ICFR Acting Director, Andrew Morris.

The Institute for Commercial Forestry Research (ICFR) has undergone a major re-structure to create a leaner and more focused organization providing project based research solutions and related services to the forestry sector.

The re-structure was necessary following a major change in the R&D funding model in terms of which baseline funding provided by Forestry South Africa (FSA), that has effectively aligned the ICFR to the collective needs of FSA membership for the past 20 years, ends in June 2018.

“This has required ICFR to undertake a complete revision of research priorities and to secure research projects that support the needs of specific funding consortia,” explained ICFR Acting Director, Dr Andrew Morris.

Prior to the re-structure the ICFR had 12 to 15 researchers running some 40 projects. Each researcher was managing 2-4 projects. Total ICFR staff was 48 people (researchers plus support staff).

Now there are seven research projects, each project will be assigned to a scientist project leader who will focus on a single project.

Each research project is funded by a consortium of forestry companies, with a minimum three-year funding cycle.

Total ICFR staff complement, including support staff, is now just 25 people.

The retirement of long-time ICFR Director, Prof Colin Dyer, in mid-2017 provided FSA an opportunity to change its R&D funding framework. This effectively gave the ICFR one year to re-structure and find funding for future research beyond June 2018.

Dr Andrew Morris, who was seconded to ICFR from Sappi, was appointed Acting Director for this period.

This process has now been completed, and the ICFR has emerged with a clear vision and a team that is focused on providing research services into the future.

“It is now a more focused and more relevant research organisation,” commented Andrew.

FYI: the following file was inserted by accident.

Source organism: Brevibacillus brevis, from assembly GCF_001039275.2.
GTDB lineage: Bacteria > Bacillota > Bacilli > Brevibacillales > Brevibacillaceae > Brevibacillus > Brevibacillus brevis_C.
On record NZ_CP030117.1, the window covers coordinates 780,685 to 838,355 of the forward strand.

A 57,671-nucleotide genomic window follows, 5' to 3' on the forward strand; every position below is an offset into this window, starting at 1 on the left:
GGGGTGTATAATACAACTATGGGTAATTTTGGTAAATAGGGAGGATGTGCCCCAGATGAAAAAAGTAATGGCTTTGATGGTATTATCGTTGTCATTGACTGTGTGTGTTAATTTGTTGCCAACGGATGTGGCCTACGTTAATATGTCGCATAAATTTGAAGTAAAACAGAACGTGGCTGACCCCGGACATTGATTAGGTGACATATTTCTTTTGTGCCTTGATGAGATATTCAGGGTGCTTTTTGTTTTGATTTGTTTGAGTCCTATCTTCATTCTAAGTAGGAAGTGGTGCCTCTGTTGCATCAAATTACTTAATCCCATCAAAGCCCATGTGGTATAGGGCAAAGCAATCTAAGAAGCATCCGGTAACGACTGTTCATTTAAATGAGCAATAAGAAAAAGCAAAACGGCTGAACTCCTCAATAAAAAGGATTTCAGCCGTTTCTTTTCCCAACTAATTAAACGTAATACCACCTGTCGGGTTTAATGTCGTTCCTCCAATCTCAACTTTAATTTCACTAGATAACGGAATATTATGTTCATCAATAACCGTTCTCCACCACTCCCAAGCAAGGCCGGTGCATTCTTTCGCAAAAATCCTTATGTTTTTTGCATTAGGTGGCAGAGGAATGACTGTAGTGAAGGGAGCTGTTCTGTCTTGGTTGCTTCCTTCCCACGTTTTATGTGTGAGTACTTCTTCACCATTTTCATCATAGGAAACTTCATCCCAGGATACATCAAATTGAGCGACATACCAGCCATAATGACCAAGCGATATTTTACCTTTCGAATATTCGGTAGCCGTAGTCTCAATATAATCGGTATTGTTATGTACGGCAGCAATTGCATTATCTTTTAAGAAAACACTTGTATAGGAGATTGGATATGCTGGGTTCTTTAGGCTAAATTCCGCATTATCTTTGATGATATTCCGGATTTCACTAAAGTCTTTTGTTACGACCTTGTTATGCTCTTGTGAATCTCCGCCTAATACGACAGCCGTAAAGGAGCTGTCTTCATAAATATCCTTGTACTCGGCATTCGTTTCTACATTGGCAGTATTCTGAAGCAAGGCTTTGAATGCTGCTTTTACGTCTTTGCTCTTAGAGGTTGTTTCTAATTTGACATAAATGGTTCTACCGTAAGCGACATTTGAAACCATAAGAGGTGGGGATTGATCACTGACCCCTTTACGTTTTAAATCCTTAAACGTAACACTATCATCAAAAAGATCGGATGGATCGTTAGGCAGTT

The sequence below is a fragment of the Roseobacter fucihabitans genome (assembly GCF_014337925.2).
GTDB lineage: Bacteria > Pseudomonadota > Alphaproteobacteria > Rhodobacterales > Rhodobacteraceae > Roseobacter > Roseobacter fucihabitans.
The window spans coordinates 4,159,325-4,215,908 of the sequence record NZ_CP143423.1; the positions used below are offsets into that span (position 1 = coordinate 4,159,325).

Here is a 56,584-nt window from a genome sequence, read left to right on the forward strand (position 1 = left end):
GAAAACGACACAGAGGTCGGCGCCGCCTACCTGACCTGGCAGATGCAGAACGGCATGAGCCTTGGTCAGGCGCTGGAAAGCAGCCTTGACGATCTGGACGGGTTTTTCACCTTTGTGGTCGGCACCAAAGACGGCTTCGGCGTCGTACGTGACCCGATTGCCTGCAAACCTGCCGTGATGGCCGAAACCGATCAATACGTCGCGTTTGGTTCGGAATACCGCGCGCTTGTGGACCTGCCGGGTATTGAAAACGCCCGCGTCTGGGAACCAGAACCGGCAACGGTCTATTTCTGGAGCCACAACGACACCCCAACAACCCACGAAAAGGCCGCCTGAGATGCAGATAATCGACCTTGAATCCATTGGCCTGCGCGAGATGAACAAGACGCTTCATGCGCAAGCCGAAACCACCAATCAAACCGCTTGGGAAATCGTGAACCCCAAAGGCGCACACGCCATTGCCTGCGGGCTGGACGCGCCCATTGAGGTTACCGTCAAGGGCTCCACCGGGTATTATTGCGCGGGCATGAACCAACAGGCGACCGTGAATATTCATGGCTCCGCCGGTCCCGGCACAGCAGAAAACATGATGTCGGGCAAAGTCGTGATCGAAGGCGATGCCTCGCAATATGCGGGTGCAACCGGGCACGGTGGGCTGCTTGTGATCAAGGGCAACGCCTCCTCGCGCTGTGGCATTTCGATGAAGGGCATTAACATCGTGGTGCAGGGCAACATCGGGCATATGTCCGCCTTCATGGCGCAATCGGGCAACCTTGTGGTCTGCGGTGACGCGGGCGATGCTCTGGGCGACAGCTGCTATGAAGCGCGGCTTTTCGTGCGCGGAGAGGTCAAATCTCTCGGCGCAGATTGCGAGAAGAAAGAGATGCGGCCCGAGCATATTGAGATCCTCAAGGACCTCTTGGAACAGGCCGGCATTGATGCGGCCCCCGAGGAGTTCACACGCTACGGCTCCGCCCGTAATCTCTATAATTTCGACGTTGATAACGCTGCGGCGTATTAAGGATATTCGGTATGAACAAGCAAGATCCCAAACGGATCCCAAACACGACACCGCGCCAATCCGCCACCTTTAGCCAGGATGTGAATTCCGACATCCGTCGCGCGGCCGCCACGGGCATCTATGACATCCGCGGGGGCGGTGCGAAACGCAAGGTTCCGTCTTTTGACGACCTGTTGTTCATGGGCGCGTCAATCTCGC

Some of these projects involve collaboration with other institutions; for example the Baboon project is a collaboration with the University of Cape Town Baboon Research Unit. The Sirex Wood Wasp and Eucalypt Forest Protection projects are collaborations with the Forestry and Agricultural Biotechnology Institute (FABI) at the University of Pretoria.

“We know the research projects are relevant because they are being funded directly by companies,” commented Andrew. “It is more focused research, and offers better value for money.”

He said that the immediate focus for the ICFR, through to 2020, must be to deliver against those projects over the initial funding cycle.

“Thereafter, the institute can look to secure additional projects with a broader funding base. I see new research projects addressing government department objectives for the sector, and the needs of those involved in developing plantation forestry further afield in Africa.”

Andrew said this will mean the ICFR would need to work more closely with universities and other research institutions as bigger, collaborative projects would be required to meet the future research needs of the forestry sector.

The ICFR will also be offering laboratory and other related services to the forestry sector, as well as selling eucalypt seed from their own seed orchards.

*First published in SA Forestry magazine, May 2018



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